The Arizona Supreme Court Tuesday agreed to hear a case involving two Christian artists who could face fines and jail time if they don’t create artwork celebrating same-sex weddings.
Joanna Duka and Breanna Koski own Brush & Nib Studio and create custom artwork using painting, calligraphy and handlettering for weddings and other events. But because of their Christian faith, they won’t make custom artwork celebrating same-sex weddings.
Under a Phoenix ordinance, Duka and Koski could be jailed for up to six months and/or fined $2,500 each day they are in violation if they refuse to design artwork for a same-sex couple who requests wedding announcements or invitations.
They sued in state court seeking to overturn the ordinance, but lost at the court of appeals. They then appealed to the Arizona Supreme Court.
Alliance Defending Freedom is representing the couple.
“Joanna and Breanna gladly serve everyone,” said ADF’s petition to the Arizona Supreme Court. “They ‘will happily sell their pre-made works to anyone …. for any event.”
But for same-sex weddings, the two women will not design custom-made art celebrating the ceremony.
“Their Christian beliefs forbid them from creating ‘custom artwork that conveys messages condoning, supporting, or participating in activities or ideas that violate their religious beliefs,’” the petition said. “For example, they cannot create artwork expressing messages that ‘contradict biblical truth, demean others, endorse racism, [or] incite violence.’”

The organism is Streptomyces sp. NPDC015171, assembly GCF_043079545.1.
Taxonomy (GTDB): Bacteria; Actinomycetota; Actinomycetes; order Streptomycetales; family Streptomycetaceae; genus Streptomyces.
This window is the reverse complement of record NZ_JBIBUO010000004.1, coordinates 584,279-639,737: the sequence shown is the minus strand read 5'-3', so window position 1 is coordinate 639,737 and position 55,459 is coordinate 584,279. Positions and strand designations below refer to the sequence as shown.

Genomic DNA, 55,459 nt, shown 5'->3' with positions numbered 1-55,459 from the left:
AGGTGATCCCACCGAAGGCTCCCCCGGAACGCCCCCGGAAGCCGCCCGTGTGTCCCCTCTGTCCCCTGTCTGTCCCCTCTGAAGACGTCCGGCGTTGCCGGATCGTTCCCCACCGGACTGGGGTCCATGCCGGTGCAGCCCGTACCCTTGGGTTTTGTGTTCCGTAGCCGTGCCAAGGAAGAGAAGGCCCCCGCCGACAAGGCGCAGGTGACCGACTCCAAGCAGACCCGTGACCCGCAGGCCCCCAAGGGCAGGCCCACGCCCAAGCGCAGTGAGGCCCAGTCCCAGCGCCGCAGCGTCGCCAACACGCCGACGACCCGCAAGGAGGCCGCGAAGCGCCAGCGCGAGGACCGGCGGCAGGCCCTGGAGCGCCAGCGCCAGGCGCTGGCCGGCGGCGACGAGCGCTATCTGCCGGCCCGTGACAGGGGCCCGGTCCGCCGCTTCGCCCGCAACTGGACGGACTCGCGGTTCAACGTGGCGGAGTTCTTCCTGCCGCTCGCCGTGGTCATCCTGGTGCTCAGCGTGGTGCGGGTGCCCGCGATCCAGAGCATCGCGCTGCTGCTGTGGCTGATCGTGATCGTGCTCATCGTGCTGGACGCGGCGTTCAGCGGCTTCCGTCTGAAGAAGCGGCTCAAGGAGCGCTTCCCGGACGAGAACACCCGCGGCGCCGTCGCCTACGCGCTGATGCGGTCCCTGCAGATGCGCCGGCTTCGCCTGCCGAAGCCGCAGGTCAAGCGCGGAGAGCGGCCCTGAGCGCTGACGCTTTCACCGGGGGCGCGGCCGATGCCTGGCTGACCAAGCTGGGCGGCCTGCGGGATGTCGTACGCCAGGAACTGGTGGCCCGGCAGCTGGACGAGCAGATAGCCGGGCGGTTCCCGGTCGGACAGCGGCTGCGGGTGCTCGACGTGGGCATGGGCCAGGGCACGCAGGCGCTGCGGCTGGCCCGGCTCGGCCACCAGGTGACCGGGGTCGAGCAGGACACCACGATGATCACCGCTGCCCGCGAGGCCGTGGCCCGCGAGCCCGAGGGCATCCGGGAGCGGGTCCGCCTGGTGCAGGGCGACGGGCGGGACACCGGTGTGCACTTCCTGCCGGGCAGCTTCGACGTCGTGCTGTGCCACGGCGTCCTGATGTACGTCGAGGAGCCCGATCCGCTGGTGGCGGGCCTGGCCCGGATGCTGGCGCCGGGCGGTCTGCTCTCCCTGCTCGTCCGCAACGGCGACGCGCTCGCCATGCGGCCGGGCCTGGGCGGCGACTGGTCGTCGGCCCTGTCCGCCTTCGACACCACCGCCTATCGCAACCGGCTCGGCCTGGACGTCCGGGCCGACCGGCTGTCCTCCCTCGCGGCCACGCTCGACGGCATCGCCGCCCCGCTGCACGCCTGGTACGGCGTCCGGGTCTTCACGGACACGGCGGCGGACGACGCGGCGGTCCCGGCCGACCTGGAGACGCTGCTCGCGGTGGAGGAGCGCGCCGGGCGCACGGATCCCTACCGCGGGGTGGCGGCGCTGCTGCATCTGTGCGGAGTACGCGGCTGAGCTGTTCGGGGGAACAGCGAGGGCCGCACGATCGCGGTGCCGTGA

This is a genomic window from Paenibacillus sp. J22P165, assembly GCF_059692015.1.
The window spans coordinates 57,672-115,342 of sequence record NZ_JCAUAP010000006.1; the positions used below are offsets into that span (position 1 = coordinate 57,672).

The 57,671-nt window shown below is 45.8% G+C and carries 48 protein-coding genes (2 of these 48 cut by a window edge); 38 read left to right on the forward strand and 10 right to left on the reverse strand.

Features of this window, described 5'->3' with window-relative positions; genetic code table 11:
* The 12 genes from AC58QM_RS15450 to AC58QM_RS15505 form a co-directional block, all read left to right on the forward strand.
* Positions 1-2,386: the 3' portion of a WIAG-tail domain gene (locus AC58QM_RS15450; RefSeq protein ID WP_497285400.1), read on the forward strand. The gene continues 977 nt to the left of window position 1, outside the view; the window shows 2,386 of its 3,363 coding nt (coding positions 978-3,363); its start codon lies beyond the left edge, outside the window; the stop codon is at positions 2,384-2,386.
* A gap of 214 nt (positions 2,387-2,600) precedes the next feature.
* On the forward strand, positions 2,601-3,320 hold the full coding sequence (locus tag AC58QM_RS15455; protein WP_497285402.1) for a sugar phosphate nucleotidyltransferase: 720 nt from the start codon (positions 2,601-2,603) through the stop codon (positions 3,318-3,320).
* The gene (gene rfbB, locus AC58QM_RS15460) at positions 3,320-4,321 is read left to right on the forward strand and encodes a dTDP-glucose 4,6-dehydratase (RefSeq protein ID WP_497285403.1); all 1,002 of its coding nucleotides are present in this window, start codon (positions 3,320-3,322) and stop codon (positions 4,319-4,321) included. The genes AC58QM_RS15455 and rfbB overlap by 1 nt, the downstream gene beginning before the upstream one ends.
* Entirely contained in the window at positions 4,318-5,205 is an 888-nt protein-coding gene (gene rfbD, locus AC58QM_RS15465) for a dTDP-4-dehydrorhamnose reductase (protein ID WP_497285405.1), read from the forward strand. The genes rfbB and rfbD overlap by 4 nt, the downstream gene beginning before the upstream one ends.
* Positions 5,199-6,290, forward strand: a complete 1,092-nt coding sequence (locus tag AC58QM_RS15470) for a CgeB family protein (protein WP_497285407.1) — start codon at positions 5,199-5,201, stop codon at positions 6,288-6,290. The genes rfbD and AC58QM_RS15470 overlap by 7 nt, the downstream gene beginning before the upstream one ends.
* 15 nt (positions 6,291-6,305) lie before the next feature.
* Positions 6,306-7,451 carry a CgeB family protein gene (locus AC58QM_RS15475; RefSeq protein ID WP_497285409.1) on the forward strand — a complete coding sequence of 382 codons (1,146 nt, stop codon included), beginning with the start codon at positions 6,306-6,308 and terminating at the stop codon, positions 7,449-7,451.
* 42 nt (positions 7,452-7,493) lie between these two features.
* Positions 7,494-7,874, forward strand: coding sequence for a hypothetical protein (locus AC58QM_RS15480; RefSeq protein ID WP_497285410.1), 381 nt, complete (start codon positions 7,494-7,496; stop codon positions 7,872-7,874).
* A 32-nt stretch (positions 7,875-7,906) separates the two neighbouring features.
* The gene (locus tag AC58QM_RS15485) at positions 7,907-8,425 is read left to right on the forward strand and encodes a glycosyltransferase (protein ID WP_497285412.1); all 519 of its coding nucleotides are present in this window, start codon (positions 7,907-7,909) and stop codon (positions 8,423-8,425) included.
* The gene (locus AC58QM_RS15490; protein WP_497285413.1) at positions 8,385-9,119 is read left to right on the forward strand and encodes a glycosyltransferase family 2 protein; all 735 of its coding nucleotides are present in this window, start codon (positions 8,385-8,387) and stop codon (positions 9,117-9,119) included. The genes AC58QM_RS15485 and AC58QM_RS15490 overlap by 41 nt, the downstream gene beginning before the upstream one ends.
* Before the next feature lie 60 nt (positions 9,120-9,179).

ADF asserts that the ordinance violates the Arizona Constitution and Arizona’s Free Exercise of Religion Act.
“The government must allow artists to make their own decisions about which messages they will promote,” said ADF senior counsel Jonathan Scruggs. “Joanna and Breanna are happy to design custom art for anyone; they simply object to being forced to pour their heart, soul, imagination, and talent into creating messages that violate their conscience.”
Michael Foust is a freelance writer. Visit his blog, MichaelFoust.com
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Michael Foust has covered the intersection of faith and news for 20 years. His stories have appeared in Baptist Press, Christianity Today, The Christian Post, The Leaf-Chronicle, the Toronto Star and the Knoxville News-Sentinel.